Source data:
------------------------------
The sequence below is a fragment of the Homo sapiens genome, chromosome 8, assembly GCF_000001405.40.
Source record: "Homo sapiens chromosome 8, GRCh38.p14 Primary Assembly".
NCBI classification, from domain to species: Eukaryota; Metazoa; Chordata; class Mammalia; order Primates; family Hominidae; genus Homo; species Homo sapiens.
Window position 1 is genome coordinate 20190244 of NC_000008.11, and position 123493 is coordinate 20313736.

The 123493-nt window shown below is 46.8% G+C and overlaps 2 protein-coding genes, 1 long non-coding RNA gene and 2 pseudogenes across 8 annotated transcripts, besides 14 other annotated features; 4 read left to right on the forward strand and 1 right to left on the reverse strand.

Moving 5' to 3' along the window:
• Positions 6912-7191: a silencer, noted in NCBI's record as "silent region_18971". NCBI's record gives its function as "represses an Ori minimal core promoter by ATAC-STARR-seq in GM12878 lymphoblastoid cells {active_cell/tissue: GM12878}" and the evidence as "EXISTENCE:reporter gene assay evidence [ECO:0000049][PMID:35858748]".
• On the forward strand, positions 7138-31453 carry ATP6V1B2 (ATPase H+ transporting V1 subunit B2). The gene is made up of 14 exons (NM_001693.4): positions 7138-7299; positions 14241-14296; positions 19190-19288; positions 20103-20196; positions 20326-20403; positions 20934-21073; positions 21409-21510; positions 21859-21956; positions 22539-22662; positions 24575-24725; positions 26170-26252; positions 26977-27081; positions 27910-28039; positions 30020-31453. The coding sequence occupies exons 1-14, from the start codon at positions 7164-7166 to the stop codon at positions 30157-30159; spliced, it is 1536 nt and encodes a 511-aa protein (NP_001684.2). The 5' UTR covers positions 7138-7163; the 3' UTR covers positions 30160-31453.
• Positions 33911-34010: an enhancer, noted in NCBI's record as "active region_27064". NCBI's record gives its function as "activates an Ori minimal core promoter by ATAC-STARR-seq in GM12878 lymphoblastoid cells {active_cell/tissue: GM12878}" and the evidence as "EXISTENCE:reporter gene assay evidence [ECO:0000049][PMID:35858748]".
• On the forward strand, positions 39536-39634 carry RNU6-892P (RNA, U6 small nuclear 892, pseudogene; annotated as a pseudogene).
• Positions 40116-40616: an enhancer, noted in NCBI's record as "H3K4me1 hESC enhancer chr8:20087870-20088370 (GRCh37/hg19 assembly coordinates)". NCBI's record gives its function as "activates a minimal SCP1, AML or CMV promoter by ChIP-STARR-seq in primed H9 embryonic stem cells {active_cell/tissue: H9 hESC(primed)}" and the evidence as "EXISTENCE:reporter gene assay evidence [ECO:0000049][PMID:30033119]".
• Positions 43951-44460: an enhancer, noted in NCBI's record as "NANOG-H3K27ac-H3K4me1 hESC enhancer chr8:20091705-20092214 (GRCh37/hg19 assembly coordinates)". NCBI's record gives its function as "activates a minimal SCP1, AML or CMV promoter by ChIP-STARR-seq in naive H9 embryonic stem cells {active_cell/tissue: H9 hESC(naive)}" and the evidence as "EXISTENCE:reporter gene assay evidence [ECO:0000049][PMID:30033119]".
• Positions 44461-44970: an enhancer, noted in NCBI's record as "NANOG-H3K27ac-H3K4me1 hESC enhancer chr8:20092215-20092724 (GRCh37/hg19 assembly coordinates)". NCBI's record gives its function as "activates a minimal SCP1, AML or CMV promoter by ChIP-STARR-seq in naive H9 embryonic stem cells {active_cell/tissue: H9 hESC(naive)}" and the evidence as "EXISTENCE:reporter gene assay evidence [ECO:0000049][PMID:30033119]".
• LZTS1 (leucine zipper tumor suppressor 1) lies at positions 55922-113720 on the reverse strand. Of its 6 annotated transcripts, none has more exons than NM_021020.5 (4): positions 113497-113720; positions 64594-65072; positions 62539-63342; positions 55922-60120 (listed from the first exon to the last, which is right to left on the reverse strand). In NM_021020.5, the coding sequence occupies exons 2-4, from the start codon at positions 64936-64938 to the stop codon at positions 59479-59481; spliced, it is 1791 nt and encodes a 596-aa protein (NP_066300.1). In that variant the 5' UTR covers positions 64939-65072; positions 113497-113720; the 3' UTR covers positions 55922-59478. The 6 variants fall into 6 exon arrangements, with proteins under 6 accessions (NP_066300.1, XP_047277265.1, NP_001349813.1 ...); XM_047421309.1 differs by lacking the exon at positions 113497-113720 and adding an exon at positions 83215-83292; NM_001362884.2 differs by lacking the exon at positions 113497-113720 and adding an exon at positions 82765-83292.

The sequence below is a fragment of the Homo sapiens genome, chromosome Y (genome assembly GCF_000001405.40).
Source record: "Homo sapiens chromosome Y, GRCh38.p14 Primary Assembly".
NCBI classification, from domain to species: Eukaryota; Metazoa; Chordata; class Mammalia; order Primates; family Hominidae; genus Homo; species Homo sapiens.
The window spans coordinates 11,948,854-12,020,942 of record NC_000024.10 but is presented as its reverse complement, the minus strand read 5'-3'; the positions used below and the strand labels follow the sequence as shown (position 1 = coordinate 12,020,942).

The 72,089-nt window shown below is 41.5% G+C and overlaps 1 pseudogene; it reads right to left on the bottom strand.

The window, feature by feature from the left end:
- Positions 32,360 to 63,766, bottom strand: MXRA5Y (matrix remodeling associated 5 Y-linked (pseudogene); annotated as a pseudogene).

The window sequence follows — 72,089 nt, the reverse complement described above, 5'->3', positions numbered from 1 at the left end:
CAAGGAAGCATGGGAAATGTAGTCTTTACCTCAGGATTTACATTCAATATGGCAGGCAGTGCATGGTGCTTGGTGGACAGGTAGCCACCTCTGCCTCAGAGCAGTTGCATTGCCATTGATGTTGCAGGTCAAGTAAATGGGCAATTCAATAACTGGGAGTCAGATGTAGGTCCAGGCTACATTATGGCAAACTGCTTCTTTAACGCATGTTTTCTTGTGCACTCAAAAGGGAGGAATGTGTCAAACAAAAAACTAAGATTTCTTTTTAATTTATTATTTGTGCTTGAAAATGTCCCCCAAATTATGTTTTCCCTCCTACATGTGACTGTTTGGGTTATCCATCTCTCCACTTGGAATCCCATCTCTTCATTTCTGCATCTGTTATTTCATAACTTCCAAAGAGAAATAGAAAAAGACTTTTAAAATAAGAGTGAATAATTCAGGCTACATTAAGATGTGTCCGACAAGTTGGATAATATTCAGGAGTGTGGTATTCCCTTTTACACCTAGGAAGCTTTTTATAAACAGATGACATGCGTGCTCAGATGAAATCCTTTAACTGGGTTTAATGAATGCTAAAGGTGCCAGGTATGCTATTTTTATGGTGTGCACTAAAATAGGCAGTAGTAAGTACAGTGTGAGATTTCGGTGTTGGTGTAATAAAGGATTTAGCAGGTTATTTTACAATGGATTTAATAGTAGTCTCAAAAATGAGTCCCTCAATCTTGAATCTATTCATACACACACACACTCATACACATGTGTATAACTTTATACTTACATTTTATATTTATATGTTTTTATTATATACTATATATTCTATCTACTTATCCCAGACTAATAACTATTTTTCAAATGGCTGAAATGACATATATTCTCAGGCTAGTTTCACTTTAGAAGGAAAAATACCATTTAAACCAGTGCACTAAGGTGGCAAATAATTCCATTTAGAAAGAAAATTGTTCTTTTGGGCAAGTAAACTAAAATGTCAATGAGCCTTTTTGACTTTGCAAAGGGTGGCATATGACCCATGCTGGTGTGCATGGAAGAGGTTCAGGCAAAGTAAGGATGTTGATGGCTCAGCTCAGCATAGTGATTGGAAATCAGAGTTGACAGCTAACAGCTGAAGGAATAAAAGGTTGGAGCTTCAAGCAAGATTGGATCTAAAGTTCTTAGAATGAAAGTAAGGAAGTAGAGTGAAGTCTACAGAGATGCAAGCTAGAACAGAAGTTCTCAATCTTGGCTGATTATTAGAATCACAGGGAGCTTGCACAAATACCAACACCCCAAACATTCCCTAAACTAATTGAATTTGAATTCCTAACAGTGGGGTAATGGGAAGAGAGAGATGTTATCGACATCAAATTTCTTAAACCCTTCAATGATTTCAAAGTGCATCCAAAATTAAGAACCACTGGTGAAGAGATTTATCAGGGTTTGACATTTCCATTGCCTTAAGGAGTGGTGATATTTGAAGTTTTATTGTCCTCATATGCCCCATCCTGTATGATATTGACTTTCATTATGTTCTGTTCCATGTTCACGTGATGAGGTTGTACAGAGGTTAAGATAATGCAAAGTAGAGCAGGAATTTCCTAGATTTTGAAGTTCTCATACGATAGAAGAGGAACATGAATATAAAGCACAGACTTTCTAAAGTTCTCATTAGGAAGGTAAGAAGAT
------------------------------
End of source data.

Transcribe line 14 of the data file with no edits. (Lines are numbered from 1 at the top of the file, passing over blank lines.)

• LZTS1 (leucine zipper tumor suppressor 1) lies at positions 55922-113720 on the reverse strand. Of its 6 annotated transcripts, none has more exons than NM_021020.5 (4): positions 113497-113720; positions 64594-65072; positions 62539-63342; positions 55922-60120 (listed from the first exon to the last, which is right to left on the reverse strand). In NM_021020.5, the coding sequence occupies exons 2-4, from the start codon at positions 64936-64938 to the stop codon at positions 59479-59481; spliced, it is 1791 nt and encodes a 596-aa protein (NP_066300.1). In that variant the 5' UTR covers positions 64939-65072; positions 113497-113720; the 3' UTR covers positions 55922-59478. The 6 variants fall into 6 exon arrangements, with proteins under 6 accessions (NP_066300.1, XP_047277265.1, NP_001349813.1 ...); XM_047421309.1 differs by lacking the exon at positions 113497-113720 and adding an exon at positions 83215-83292; NM_001362884.2 differs by lacking the exon at positions 113497-113720 and adding an exon at positions 82765-83292.